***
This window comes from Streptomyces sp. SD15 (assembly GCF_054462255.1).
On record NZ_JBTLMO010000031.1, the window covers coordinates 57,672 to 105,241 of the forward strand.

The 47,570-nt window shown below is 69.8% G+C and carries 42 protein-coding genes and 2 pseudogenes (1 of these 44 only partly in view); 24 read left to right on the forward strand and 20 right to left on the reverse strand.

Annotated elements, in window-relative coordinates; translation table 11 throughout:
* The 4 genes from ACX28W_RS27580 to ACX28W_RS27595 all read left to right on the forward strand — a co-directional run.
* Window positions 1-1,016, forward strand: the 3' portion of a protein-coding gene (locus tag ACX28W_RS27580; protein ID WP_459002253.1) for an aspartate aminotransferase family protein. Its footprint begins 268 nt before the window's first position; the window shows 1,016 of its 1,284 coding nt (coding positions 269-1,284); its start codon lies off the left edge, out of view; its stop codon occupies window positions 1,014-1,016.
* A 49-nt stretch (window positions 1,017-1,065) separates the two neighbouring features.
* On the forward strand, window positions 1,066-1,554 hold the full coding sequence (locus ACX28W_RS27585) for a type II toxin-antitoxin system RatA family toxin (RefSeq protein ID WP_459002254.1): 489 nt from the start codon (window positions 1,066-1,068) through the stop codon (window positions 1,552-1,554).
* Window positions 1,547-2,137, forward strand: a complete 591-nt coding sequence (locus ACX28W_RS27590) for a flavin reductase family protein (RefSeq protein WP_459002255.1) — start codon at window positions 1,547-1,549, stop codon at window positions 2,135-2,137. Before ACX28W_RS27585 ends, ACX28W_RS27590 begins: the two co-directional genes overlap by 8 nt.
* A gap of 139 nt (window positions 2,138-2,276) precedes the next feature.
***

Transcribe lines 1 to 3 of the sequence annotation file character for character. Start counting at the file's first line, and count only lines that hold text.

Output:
This window comes from Streptomyces sp. SD15 (assembly GCF_054462255.1).
On record NZ_JBTLMO010000031.1, the window covers coordinates 57,672 to 105,241 of the forward strand.

The 47,570-nt window shown below is 69.8% G+C and carries 42 protein-coding genes and 2 pseudogenes (1 of these 44 only partly in view); 24 read left to right on the forward strand and 20 right to left on the reverse strand.